Two New Species Of Adorable Clown Frogs Discovered In The Amazon

The pretty froggies are really quite fancy. © Senckenberg/Martin Jansen

With their vibrant coloration, it takes little imagination to see how the clown frogs earned their name. Widespread in the Amazon basin, the cute little critters are a common fixture of the rivers. Researchers have now described two new species of these amphibians.

For a long time, it has been thought that there were just two distinct species of clown frogs hopping around the Amazon rainforest: Dendropsophus leucophyllatus and Dendropsophus triangulum. These amphibians are well known for their striking yellow and orange coloration that can range from triangular patches on their backs to full on jazzy giraffe print.

The frogs usually hang around the myriad of ponds and water courses in the Amazon, but can occasionally be found venturing into the fringes of the savannas. This massive range, as well as the multitude of different habitats that they occupy, should suggest that the species are a lot more diverse than is currently recognized.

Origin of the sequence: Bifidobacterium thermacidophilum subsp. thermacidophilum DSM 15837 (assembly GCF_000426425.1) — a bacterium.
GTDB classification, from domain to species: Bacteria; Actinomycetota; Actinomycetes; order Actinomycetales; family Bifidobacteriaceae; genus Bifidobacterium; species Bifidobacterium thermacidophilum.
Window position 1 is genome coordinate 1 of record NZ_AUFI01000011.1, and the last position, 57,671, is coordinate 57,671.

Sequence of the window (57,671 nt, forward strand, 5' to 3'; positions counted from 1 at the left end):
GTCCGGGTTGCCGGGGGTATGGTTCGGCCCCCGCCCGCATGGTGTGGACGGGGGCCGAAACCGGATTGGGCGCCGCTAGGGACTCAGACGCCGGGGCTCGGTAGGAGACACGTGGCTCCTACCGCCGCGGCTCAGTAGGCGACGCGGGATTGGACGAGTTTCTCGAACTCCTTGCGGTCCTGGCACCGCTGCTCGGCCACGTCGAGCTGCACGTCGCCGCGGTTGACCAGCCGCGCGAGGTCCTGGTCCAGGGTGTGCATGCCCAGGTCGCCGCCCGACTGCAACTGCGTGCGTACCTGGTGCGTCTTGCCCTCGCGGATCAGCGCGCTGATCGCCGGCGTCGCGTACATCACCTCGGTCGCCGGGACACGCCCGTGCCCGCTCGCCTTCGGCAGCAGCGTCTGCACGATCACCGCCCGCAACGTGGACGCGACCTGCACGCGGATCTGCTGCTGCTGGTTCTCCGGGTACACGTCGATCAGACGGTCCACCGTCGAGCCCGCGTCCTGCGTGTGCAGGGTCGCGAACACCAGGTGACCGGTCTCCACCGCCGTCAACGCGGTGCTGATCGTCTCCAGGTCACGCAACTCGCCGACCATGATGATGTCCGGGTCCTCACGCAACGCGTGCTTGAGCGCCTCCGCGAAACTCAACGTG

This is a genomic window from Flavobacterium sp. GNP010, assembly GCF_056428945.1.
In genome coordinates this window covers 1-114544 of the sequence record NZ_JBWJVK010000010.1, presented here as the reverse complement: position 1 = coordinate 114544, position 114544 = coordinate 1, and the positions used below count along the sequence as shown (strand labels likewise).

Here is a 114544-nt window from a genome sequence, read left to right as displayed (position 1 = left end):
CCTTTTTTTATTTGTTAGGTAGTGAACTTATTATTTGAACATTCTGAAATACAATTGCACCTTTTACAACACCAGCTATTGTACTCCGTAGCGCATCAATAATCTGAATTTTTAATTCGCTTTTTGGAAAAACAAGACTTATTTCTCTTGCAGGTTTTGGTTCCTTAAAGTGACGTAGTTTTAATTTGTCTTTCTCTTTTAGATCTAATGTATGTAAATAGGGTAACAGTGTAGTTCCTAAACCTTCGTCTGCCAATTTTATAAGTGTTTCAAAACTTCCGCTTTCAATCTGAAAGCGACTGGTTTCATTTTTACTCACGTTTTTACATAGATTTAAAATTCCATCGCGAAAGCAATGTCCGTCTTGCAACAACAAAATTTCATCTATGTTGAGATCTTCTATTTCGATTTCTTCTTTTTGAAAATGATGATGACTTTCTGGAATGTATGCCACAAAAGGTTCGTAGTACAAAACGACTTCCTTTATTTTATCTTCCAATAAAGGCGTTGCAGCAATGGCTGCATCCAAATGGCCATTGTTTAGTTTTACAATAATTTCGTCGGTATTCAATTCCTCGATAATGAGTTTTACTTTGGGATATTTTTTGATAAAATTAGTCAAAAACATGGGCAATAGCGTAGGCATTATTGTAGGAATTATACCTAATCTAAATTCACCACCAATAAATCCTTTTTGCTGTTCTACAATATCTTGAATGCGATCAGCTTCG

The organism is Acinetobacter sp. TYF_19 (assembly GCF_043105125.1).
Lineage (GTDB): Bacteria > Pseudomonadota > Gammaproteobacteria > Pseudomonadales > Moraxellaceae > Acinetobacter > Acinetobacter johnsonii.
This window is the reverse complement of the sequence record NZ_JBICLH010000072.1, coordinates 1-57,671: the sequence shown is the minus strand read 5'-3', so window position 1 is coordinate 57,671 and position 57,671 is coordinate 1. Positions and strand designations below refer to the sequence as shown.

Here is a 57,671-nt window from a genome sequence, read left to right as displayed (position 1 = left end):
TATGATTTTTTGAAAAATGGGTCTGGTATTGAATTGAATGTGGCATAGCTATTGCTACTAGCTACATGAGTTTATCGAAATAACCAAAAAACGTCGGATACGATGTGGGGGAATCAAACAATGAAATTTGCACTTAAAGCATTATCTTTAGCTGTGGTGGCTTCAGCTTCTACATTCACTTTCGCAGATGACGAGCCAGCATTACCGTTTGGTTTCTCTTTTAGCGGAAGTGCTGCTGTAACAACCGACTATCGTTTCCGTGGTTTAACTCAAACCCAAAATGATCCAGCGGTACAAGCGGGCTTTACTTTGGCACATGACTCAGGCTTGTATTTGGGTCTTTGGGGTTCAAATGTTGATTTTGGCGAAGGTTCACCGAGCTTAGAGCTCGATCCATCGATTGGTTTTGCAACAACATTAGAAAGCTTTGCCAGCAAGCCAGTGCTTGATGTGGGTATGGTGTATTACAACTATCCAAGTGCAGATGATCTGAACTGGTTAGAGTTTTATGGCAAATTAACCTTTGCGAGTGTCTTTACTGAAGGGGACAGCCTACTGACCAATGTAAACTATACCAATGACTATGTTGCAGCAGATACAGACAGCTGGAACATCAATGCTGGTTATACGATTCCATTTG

The frogs come in some pretty impressive patterns. © Santiago R. Ron

The team undertook expeditions to six of the countries that the Amazon covers and recorded the calls and genetic information from the two species they came across. In doing so, they found that the population was indeed far more diverse than could be ascertained by just looking at them. They found that there were at least five separate species, but as many as nine. In a new paper published in PLOS One, they have now described two of these.

“We compared morphological and genetic information as well as the frogs' calls with each other – and through a combination of the different methods we were then able to delimit the new species and show that the two previous species actually comprise an entire species complex,” explains co-author Dr Martin Jansen of the Senckenberg Research Institute in Frankfurt.

With the current threats facing the Amazon rainforest, one of the most biodiverse regions on the planet, the researchers see their work as a race against time. They suspect that the newly described amphibians may already be threatened, as mining operations, logging, and climate change continue to impact their forest home.

The researchers suggest there are even more frog species hidden among the leaf litter and foliage of the Amazon, and yet if we do not know exactly how many there are, then it will be impossible to save them for the future to come.

The comedian of the amphibian world. © Santiago R. Ron

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